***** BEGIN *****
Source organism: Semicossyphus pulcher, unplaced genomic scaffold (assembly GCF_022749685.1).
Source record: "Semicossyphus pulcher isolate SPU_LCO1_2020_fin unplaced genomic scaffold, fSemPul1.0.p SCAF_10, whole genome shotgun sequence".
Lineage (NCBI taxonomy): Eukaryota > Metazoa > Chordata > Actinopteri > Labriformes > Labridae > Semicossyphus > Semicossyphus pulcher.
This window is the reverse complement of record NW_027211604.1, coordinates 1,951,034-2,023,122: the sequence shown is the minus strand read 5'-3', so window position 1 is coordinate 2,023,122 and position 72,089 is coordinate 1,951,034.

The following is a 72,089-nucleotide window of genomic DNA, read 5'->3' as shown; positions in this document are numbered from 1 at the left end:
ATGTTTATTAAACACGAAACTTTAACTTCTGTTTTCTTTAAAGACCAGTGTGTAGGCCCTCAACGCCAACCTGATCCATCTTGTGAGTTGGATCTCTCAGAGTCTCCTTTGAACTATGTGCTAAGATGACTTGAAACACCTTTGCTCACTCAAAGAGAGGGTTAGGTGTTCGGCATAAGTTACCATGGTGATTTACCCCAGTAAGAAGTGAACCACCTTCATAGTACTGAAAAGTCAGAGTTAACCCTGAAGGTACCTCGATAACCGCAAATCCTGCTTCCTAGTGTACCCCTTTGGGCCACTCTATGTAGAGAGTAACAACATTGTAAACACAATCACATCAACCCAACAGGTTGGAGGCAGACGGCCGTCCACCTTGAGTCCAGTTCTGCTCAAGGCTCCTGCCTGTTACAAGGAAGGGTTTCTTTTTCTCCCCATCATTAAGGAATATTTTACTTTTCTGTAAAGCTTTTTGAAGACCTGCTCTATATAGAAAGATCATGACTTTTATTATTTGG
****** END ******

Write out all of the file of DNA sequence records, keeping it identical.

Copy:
Source organism: Semicossyphus pulcher, unplaced genomic scaffold (assembly GCF_022749685.1).
Source record: "Semicossyphus pulcher isolate SPU_LCO1_2020_fin unplaced genomic scaffold, fSemPul1.0.p SCAF_10, whole genome shotgun sequence".
Lineage (NCBI taxonomy): Eukaryota > Metazoa > Chordata > Actinopteri > Labriformes > Labridae > Semicossyphus > Semicossyphus pulcher.
This window is the reverse complement of record NW_027211604.1, coordinates 1,951,034-2,023,122: the sequence shown is the minus strand read 5'-3', so window position 1 is coordinate 2,023,122 and position 72,089 is coordinate 1,951,034.

The following is a 72,089-nucleotide window of genomic DNA, read 5'->3' as shown; positions in this document are numbered from 1 at the left end:
ATGTTTATTAAACACGAAACTTTAACTTCTGTTTTCTTTAAAGACCAGTGTGTAGGCCCTCAACGCCAACCTGATCCATCTTGTGAGTTGGATCTCTCAGAGTCTCCTTTGAACTATGTGCTAAGATGACTTGAAACACCTTTGCTCACTCAAAGAGAGGGTTAGGTGTTCGGCATAAGTTACCATGGTGATTTACCCCAGTAAGAAGTGAACCACCTTCATAGTACTGAAAAGTCAGAGTTAACCCTGAAGGTACCTCGATAACCGCAAATCCTGCTTCCTAGTGTACCCCTTTGGGCCACTCTATGTAGAGAGTAACAACATTGTAAACACAATCACATCAACCCAACAGGTTGGAGGCAGACGGCCGTCCACCTTGAGTCCAGTTCTGCTCAAGGCTCCTGCCTGTTACAAGGAAGGGTTTCTTTTTCTCCCCATCATTAAGGAATATTTTACTTTTCTGTAAAGCTTTTTGAAGACCTGCTCTATATAGAAAGATCATGACTTTTATTATTTGG